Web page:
New research has found significant barriers to neurodivergent employees disclosing their neurodivergence to employers. The research was conducted by Birkbeck, University of London’s Research Centre for Neurodiversity at Work commissioned by charity Neurodiversity in Business (NiB).
Led by Birkbeck Professors Almuth McDowall and Nancy Doyle, the research team surveyed 1117 people, 127 employers and 990 neurodivergent employees, asking about how work is adjusted, as employers need to accommodate requests, barriers and opportunities, and neurodiverse careers.
Dan Harris, Founder and CEO of NiB says:
This rigorous, first-ever gap analysis of ‘what works’ in the UK informs best practice for employers and establishes the business gain for supporting neurodiverse talent. We have identified that tailored adjustments make a difference and support a case for specialist career pathways.
Dan Harris, Founder and CEO of NiB
But first employers must convince employees that work is a safe place to be openly neurodivergent. The researchers found that 65% of neurodivergent employees feared discrimination from management, 55% from colleagues and 40% said that there aren’t knowledgeable staff to help.
Meanwhile, employers report that they experience barriers to making adjustments: 69% say that lack of disclosure is an issue, 65% that managers don’t know enough and 30% had little faith that adjustments work. So there’s a catch 22 – employees don’t feel safe enough to disclose, but without saying what they need, employers don’t know how best to support.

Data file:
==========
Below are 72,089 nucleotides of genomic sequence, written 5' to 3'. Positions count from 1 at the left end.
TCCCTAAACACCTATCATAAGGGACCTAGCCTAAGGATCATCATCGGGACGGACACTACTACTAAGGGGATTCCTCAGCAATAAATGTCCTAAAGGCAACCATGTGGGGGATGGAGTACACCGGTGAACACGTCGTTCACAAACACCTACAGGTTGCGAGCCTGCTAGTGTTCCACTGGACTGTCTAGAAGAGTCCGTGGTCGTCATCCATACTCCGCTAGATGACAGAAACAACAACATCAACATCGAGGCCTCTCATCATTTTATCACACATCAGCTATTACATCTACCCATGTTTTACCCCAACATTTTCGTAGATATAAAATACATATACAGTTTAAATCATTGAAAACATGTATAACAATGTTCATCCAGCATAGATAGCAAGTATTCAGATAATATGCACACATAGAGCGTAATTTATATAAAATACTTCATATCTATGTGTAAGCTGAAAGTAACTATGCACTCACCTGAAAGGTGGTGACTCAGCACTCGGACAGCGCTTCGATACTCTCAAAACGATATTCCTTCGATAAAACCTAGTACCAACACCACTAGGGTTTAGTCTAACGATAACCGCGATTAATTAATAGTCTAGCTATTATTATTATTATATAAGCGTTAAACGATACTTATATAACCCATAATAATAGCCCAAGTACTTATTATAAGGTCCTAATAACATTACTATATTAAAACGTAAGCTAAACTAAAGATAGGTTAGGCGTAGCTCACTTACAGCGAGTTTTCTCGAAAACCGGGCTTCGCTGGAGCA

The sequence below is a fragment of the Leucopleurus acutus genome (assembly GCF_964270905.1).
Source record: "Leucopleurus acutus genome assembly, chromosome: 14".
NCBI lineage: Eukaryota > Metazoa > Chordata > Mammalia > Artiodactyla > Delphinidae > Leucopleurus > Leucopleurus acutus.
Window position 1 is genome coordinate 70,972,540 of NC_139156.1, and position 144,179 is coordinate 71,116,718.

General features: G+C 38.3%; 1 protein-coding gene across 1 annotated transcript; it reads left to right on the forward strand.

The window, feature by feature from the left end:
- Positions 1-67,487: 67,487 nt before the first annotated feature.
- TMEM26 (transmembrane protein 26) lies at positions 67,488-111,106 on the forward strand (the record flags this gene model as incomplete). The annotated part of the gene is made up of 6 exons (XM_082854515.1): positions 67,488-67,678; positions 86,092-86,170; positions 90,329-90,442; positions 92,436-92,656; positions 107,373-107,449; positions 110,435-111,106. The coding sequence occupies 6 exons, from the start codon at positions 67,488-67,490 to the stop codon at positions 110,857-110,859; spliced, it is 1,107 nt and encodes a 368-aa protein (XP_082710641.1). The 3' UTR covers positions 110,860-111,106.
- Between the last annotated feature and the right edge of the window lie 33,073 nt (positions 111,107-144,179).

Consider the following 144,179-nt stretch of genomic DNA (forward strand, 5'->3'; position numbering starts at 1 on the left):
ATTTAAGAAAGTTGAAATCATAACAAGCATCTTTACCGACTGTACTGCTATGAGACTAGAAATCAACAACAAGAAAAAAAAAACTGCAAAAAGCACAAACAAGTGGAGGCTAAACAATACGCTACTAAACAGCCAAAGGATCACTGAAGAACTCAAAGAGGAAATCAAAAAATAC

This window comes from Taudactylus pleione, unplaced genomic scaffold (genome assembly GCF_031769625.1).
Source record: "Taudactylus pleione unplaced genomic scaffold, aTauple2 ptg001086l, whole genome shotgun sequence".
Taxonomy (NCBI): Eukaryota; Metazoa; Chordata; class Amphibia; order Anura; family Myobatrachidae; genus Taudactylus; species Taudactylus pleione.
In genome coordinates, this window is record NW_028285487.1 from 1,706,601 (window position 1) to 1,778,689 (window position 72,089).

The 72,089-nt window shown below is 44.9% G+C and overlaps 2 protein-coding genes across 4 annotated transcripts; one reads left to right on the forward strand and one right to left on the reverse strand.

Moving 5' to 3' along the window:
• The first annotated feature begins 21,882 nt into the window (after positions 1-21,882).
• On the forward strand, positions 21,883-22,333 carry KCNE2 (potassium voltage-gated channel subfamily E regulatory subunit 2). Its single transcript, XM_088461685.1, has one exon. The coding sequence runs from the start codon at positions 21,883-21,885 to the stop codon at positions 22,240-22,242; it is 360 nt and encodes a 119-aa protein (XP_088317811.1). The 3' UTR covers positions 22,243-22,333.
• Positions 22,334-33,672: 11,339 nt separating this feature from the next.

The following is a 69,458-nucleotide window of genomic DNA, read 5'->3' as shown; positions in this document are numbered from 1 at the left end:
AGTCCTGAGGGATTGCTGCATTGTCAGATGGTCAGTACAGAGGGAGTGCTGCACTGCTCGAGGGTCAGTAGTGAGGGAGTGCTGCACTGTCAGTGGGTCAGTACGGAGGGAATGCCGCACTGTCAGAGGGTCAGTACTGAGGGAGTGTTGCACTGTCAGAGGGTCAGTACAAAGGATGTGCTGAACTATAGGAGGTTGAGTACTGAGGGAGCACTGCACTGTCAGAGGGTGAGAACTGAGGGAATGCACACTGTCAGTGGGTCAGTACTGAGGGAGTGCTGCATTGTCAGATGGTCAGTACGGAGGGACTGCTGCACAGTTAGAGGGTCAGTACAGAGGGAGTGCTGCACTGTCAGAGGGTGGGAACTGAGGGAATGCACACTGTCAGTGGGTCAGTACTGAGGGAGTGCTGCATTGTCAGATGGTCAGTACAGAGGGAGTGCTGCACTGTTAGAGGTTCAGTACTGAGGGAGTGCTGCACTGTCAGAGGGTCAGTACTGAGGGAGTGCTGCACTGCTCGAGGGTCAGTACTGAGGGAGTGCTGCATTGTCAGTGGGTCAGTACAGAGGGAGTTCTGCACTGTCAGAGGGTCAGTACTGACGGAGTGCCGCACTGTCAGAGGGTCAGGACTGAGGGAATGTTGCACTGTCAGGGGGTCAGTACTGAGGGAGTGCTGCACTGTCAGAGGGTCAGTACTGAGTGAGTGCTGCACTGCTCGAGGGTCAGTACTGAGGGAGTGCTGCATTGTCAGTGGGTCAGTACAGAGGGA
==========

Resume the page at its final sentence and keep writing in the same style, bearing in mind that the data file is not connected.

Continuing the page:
Neurodivergent abilities and work strengths stood out as a bright spot in the findings. Among the positive aspects of neurodivergence that employers and employees identified, over 80% reported hyperfocus, 78% creativity, 75% innovative thinking, 71% detail processing and 64% people being authentic at work.
Professor Doyle says:
These qualities speak directly to the World Economic Forum’s reported top skills for 2025. The world of work needs people who can create and are divergent thinkers – neurodiverse workers bring exactly this!
Nancy Doyle, Birkbeck Professor
If employers want to retain such remarkable talent, they must address significant turnover intentions. The researchers found people are far less likely to leave where adjustments are tailored (50%), though women and ethnically minoritized people are more likely to leave. Satisfaction with their career was the most important predictor of whether any employee thought about leaving, yet this was an aspect of inclusion which employers did not feel confident about.
Professor McDowall explains:
Our figures document that reasonable tailored adjustments are not simply a ‘nice to have’ but an urgent business need. Organisations need to upskill and support their line managers who are first responders.
Almuth McDowall, Birkbeck Professor
Worryingly, all neurodivergent employees reported low levels of wellbeing. Only half report that they feel calm and relaxed. Nearly 1 in 3 report problems with sleep. This UK data underlines that mental health at work has to remain a core priority across all organisations and all employees.
The researchers have produced an accessible report with clear recommendations which were launched yesterday at the first Neurodiversity in Business Annual Conference.